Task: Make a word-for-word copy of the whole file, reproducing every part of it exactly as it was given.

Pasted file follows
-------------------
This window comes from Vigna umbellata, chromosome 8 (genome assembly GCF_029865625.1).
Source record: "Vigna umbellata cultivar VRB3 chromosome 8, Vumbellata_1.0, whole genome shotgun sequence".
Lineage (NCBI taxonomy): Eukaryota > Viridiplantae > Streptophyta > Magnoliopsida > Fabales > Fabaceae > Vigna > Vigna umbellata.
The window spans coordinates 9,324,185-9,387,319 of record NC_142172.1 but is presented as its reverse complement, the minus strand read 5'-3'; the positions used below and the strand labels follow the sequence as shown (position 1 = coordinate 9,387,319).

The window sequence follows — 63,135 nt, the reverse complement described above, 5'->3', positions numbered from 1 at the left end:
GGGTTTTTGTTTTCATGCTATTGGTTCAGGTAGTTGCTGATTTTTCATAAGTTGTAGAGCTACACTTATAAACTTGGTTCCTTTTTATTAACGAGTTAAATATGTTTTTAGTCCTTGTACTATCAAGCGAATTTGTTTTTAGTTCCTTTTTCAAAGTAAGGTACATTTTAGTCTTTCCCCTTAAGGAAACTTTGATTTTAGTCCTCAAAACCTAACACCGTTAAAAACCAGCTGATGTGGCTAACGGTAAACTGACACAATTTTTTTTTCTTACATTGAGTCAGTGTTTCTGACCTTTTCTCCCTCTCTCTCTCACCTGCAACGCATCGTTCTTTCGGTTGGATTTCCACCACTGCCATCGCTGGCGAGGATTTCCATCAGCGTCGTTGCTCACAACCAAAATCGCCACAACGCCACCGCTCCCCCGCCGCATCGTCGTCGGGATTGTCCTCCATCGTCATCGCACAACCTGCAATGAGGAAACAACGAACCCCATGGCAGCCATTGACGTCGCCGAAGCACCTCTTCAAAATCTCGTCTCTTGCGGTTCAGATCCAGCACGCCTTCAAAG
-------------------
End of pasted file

This window comes from Vigna umbellata, chromosome 8 (genome assembly GCF_029865625.1).
Source record: "Vigna umbellata cultivar VRB3 chromosome 8, Vumbellata_1.0, whole genome shotgun sequence".
Lineage (NCBI taxonomy): Eukaryota > Viridiplantae > Streptophyta > Magnoliopsida > Fabales > Fabaceae > Vigna > Vigna umbellata.
The window spans coordinates 9,324,185-9,387,319 of record NC_142172.1 but is presented as its reverse complement, the minus strand read 5'-3'; the positions used below and the strand labels follow the sequence as shown (position 1 = coordinate 9,387,319).

The window sequence follows — 63,135 nt, the reverse complement described above, 5'->3', positions numbered from 1 at the left end:
GGGTTTTTGTTTTCATGCTATTGGTTCAGGTAGTTGCTGATTTTTCATAAGTTGTAGAGCTACACTTATAAACTTGGTTCCTTTTTATTAACGAGTTAAATATGTTTTTAGTCCTTGTACTATCAAGCGAATTTGTTTTTAGTTCCTTTTTCAAAGTAAGGTACATTTTAGTCTTTCCCCTTAAGGAAACTTTGATTTTAGTCCTCAAAACCTAACACCGTTAAAAACCAGCTGATGTGGCTAACGGTAAACTGACACAATTTTTTTTTCTTACATTGAGTCAGTGTTTCTGACCTTTTCTCCCTCTCTCTCTCACCTGCAACGCATCGTTCTTTCGGTTGGATTTCCACCACTGCCATCGCTGGCGAGGATTTCCATCAGCGTCGTTGCTCACAACCAAAATCGCCACAACGCCACCGCTCCCCCGCCGCATCGTCGTCGGGATTGTCCTCCATCGTCATCGCACAACCTGCAATGAGGAAACAACGAACCCCATGGCAGCCATTGACGTCGCCGAAGCACCTCTTCAAAATCTCGTCTCTTGCGGTTCAGATCCAGCACGCCTTCAAAG